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whether reaction/behaviour is nature or nuture?

(8 Posts)
MangosAndPapayas Sat 22-Apr-17 16:52:54

I maybe should put this in relationships but am interested in views about what might broadly be called boundaries.

Two friends A and B react very differently to situations.

Situation 1
Recently A and B were denied access to a VIP event. A became determined to get in; it was an "I'll show you atttitude". B's attitude was to walk away; was determined never to visit the place again. "If they don't want me, I'm never going back they've lost my custom."

Both were very strong almost instinctive visceral reactions.

Situation 2
A was seeing a man who repeatedly hurt her emotionally. She was in love with him; he was blatantly using her for sex, cancelling at the last minute; behaving like a shit. She seemed unable to just walk away and keeps seeing him even though she knows the cost of a couple of hours of fun/pleasure of a date with him will equal a massive amount of pain. B in the same situation walks away at the first or possibly second sign of disrespect.

The reason I ask is because it seems to me (particularly after seeing the VIP situation) that this is a personality ingrained thing rather than anything to do with boundaries or self esteem. In other words nature rather than nuture.

Trifleorbust Sat 22-Apr-17 16:56:12

I don't think any opinion is that valid here, OP. How would we know?

WiddlinDiddling Sat 22-Apr-17 17:01:49

I think the old theory was that with the right nurture you could override genetics...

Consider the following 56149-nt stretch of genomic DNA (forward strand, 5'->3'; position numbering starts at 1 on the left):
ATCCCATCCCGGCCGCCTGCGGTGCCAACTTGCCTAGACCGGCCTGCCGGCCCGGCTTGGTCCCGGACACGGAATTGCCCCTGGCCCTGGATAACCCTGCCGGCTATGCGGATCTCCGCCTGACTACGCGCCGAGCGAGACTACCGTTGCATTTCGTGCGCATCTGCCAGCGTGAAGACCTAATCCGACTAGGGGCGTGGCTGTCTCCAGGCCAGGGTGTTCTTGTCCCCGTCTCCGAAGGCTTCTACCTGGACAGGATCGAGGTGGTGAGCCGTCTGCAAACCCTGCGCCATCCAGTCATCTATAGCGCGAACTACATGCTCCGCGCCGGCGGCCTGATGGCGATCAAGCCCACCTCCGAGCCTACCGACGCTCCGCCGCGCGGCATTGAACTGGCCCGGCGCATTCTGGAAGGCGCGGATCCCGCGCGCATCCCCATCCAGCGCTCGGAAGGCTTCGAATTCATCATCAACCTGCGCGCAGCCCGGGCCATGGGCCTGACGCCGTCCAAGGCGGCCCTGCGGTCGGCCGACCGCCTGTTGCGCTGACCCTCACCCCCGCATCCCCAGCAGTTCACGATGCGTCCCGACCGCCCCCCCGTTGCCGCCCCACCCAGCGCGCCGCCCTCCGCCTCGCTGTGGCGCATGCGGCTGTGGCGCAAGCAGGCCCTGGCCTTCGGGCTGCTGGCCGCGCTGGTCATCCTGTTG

That doesn't appear to be true (but keep in mind I am on a morphine hangover and my knowledge is related to dogs).

We now know that even fear can be passed on genetically, and not just the predisposition to be nervous or anxious, but specific fears.

The neonate brain is NOT a blank slate as we are often led to believe.

MangosAndPapayas Sat 22-Apr-17 17:03:32

I don't think any opinion is that valid here, OP. How would we know?

Sorry I wasn't clear then.

I didn't mean it in relation to these two people specifically. It was just used as an illustration because seeing these two made me wonder about it.

The question in broad terms is: does the way people react to a situation where they are unwanted come at core from their fundamental personality type (nature; a visceral instinctive reaction) OR does it come from how they are "trained"/brought up to react (nuture)?

Can a person change that reaction fundamentally or is it just wall paper so that although a person can be trained to "walk away" they are really just going through the motions rather than fundamentally "getting it" and truly reacting as if they were repelled by a magnetic force?

Gooseygoosey12345 Sat 22-Apr-17 17:06:36

There are so many debates and studies on this and no one can come up with a conclusive answer except that it's a bit of both!

Funnyonion17 Sat 22-Apr-17 17:11:59

Your making an assumption that personality is nature. Personality is based on many things, including both nature/nurture.

Example- i was girl A at 18, by 25 i had learnt many life lessons which made me girl B. Well in refference to your 2nd example. My point is that personality isn't static, we change and grow all the time.

Trifleorbust Sat 22-Apr-17 17:23:07

That's what I'm saying: how would we know?

corythatwas Sat 22-Apr-17 18:24:43

How important is whether you are fundamentally "getting it" or not?

If a person has a genetic disposition to react aggressively, surely it is in everybody's interests (not least his or her own) if nurture can direct that reaction into something that doesn't hurt other people? Isn't it better to "wallpaper" and "walk through the motions" rather than to end up assaulting your nearest and dearest?

I think the basic instinctive reaction is part of your genetic make-up, e.g. some people have a flight response and others a fight response, but that you can train yourself as to what you actually do with that response.

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